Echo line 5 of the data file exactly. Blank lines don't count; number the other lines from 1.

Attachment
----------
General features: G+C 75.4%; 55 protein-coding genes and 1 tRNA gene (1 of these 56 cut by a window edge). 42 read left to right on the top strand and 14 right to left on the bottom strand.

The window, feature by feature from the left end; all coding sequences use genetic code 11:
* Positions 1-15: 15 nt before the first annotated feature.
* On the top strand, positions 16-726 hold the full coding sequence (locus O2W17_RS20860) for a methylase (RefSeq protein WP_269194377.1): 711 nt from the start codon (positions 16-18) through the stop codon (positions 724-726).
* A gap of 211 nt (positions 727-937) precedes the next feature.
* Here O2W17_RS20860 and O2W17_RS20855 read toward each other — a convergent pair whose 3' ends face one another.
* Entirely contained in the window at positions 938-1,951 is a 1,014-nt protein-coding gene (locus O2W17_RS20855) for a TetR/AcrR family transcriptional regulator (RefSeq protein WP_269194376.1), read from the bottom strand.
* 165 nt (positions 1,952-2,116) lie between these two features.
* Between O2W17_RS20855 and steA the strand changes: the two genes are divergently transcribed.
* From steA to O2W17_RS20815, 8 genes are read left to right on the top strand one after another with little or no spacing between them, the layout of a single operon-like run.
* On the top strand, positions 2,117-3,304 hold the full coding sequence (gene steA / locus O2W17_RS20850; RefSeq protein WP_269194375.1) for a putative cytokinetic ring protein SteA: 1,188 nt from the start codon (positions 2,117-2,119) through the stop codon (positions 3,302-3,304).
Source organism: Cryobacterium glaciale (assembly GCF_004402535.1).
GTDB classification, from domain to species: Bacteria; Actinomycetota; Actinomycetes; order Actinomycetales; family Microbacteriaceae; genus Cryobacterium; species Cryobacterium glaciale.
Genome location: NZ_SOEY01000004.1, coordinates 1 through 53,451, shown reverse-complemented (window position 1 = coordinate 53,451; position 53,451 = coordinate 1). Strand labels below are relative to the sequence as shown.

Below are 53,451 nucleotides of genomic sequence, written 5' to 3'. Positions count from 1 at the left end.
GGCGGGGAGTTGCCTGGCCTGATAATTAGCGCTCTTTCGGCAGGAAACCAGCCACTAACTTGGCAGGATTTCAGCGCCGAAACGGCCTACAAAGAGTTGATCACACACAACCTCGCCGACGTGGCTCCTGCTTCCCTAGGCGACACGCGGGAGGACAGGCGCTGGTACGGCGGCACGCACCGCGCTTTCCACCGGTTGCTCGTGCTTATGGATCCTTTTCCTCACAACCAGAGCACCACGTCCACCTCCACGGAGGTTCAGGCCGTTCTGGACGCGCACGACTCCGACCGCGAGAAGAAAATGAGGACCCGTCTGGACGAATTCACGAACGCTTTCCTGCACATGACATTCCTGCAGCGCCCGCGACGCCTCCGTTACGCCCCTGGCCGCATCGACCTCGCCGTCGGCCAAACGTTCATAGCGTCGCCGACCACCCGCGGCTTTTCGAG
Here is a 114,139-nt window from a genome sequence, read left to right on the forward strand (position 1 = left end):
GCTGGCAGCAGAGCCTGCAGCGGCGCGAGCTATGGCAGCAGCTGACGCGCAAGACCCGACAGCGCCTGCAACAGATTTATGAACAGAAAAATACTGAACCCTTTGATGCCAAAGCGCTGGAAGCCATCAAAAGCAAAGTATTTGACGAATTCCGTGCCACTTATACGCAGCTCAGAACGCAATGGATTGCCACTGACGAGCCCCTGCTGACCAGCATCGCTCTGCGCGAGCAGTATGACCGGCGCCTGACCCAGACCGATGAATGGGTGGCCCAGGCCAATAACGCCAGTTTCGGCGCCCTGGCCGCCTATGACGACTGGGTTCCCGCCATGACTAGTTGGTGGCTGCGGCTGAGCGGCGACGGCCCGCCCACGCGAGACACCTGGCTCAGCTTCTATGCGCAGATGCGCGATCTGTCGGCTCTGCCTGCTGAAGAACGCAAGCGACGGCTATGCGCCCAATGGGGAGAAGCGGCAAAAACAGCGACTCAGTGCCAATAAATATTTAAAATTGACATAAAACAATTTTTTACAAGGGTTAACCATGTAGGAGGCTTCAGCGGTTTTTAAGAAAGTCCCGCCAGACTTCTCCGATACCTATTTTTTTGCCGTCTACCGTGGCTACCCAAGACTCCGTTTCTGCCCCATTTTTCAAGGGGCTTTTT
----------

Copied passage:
* A gap of 211 nt (positions 727-937) precedes the next feature.